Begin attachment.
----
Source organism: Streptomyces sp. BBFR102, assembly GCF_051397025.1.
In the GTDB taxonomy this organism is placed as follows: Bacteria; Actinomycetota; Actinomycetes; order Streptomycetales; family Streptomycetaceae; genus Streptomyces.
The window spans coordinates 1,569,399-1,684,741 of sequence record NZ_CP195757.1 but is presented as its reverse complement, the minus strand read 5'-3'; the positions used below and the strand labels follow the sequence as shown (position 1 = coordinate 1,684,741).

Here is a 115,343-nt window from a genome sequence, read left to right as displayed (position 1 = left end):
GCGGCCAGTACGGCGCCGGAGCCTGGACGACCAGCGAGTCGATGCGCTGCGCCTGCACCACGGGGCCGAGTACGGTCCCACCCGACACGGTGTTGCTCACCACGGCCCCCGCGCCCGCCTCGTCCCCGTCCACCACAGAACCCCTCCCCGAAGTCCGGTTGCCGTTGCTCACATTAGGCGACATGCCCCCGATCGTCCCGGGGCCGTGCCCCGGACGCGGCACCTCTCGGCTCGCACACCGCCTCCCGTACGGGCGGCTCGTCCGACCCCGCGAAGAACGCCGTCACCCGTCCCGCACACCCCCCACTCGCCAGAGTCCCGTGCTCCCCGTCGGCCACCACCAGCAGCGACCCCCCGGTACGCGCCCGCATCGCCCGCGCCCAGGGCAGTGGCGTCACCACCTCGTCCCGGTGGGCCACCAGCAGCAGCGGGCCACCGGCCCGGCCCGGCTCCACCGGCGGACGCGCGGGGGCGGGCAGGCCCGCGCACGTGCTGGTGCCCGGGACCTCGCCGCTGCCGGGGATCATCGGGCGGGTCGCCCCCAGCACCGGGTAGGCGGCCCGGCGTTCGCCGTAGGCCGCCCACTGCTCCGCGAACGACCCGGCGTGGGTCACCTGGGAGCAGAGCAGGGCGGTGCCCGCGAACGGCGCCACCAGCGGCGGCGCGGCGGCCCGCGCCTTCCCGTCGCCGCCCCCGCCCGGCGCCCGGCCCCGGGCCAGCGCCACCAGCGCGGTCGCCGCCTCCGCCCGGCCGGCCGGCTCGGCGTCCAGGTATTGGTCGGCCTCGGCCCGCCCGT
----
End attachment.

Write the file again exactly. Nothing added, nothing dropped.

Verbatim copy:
Source organism: Streptomyces sp. BBFR102, assembly GCF_051397025.1.
In the GTDB taxonomy this organism is placed as follows: Bacteria; Actinomycetota; Actinomycetes; order Streptomycetales; family Streptomycetaceae; genus Streptomyces.
The window spans coordinates 1,569,399-1,684,741 of sequence record NZ_CP195757.1 but is presented as its reverse complement, the minus strand read 5'-3'; the positions used below and the strand labels follow the sequence as shown (position 1 = coordinate 1,684,741).

Here is a 115,343-nt window from a genome sequence, read left to right as displayed (position 1 = left end):
GCGGCCAGTACGGCGCCGGAGCCTGGACGACCAGCGAGTCGATGCGCTGCGCCTGCACCACGGGGCCGAGTACGGTCCCACCCGACACGGTGTTGCTCACCACGGCCCCCGCGCCCGCCTCGTCCCCGTCCACCACAGAACCCCTCCCCGAAGTCCGGTTGCCGTTGCTCACATTAGGCGACATGCCCCCGATCGTCCCGGGGCCGTGCCCCGGACGCGGCACCTCTCGGCTCGCACACCGCCTCCCGTACGGGCGGCTCGTCCGACCCCGCGAAGAACGCCGTCACCCGTCCCGCACACCCCCCACTCGCCAGAGTCCCGTGCTCCCCGTCGGCCACCACCAGCAGCGACCCCCCGGTACGCGCCCGCATCGCCCGCGCCCAGGGCAGTGGCGTCACCACCTCGTCCCGGTGGGCCACCAGCAGCAGCGGGCCACCGGCCCGGCCCGGCTCCACCGGCGGACGCGCGGGGGCGGGCAGGCCCGCGCACGTGCTGGTGCCCGGGACCTCGCCGCTGCCGGGGATCATCGGGCGGGTCGCCCCCAGCACCGGGTAGGCGGCCCGGCGTTCGCCGTAGGCCGCCCACTGCTCCGCGAACGACCCGGCGTGGGTCACCTGGGAGCAGAGCAGGGCGGTGCCCGCGAACGGCGCCACCAGCGGCGGCGCGGCGGCCCGCGCCTTCCCGTCGCCGCCCCCGCCCGGCGCCCGGCCCCGGGCCAGCGCCACCAGCGCGGTCGCCGCCTCCGCCCGGCCGGCCGGCTCGGCGTCCAGGTATTGGTCGGCCTCGGCCCGCCCGT